Macau Casinos Win $1B in April, Highest Total Since Pandemic Onset


Posted on: May 1, 2021, 08:03h. 

Last updated on: May 1, 2021, 04:53h.

Macau casinos won MOP8.4 billion (US$1.05 billion) in April, the highest monthly total for the Chinese Special Administrative Region since the COVID-19 pandemic began. 

Macau casino revenue GGR
A runner is seen jogging across a bridge to downtown Macau with Grand Lisboa in the background. Macau casinos eclipsed the $1 billion gross gaming revenue mark in April for the second consecutive month. (Image: Macau Photo Agency)

The gross gaming revenue (GGR) number represents a 1.1 percent premium on March, and a more than 1,000 percent year-over-year gain. At this time last year, Macau’s borders were closed to nearly everyone, with only limited exceptions made for those assisting in the pandemic response.

April 2021 marks only the second time since the coronavirus changed the world that Macau’s six licensed commercial casino operators won at least $1 billion. The first came in March.

While the first four months of 2021 are showing promise of a return of business for the world’s richest gaming center, April’s GGR aggregate is still down more than 64 percent from April 2019.

Betting on Pent-up Demand

Holidays are an essential part of Chinese culture, and today marks one of the seven major celebrations. May 1 is Labor Day, which observes workers of all positions and levels in the People’s Republic. 

Labor Day traditionally includes three days off of work. Paired with May 1 falling on a Saturday, the 2021 holiday is a five-day affair. And after more than a year of largely being confined to their homes and local areas, travel analysts are expecting a flood of visitors into Macau.

According to Chinese travel portal Qunar.com, hotel room bookings for Macau from today through May 5 are up 17 percent from pre-pandemic levels experienced during the 2019 Labor Day. Flight data shows that scheduled trips into the enclave increased 60 percent from late March through the end of April.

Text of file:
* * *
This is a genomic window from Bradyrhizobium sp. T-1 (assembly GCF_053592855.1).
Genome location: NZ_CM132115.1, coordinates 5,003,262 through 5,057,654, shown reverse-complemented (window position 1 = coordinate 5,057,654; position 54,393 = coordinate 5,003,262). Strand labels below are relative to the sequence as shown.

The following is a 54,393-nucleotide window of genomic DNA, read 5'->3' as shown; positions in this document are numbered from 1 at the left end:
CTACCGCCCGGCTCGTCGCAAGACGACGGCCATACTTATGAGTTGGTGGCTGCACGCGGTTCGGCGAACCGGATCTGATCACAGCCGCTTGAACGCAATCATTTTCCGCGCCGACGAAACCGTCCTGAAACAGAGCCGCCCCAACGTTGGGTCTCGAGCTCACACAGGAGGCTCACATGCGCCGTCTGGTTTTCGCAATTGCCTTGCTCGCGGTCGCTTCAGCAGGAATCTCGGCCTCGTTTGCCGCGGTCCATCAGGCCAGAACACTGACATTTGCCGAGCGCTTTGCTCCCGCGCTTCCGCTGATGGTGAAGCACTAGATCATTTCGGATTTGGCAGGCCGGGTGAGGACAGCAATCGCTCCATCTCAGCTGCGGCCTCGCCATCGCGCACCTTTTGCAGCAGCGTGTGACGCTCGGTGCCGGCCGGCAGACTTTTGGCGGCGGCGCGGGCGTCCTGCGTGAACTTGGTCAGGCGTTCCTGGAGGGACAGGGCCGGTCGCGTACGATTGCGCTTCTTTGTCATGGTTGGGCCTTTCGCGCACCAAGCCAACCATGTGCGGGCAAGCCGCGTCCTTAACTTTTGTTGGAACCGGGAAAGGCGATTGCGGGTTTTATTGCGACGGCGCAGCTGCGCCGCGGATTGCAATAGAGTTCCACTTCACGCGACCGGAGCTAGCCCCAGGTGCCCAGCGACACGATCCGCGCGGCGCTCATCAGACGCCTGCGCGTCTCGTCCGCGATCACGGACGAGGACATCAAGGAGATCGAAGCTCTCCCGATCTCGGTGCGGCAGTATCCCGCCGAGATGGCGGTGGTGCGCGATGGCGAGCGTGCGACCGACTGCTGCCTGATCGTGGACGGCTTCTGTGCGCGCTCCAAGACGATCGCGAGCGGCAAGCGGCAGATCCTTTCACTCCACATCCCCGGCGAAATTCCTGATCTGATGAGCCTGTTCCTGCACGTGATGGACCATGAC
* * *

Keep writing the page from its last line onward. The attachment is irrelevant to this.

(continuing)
We’re encouraged by what we’ve seen in terms of the forward bookings,” Melco Resorts CEO Lawrence Ho said during his company’s first quarter earnings call last week. “Life is going back to normal within China.”

The trouble for Macau’s casino operators isn’t the enclave battling COVID-19, as the region hasn’t reported a new locally transmitted positive case in more than a year. Instead, it’s getting mainland residents into Macau.

The mainland government continues to make obtaining a travel permit difficult for residents. Same-day electronic Individual Visa Scheme (IVS) documents remain on hold. That means people must apply in person and wait as long as two weeks for their cross-border travel privileges. 

Visitors Returning

The Macau Public Security Police, which tracks the flow of people in and out of the region, says it expects around 40,000 people to enter the enclave’s borders each day during the Labor Day festivities. 

While data for April hasn’t yet been released, in March 754,541 people made their way into Macau. That averages out to roughly 24,340 people per day. 

Las Vegas Sands CEO Rob Goldstein, like Ho, is optimistic regarding Macau’s recovery.

“We continue to have a strong belief in the Macau recovery because the March numbers were very different from those in January and February,” Goldstein said on April 22 prior to April’s strong GGR report. “Obviously, we cannot define the timing of the full recovery. But it’s underway.”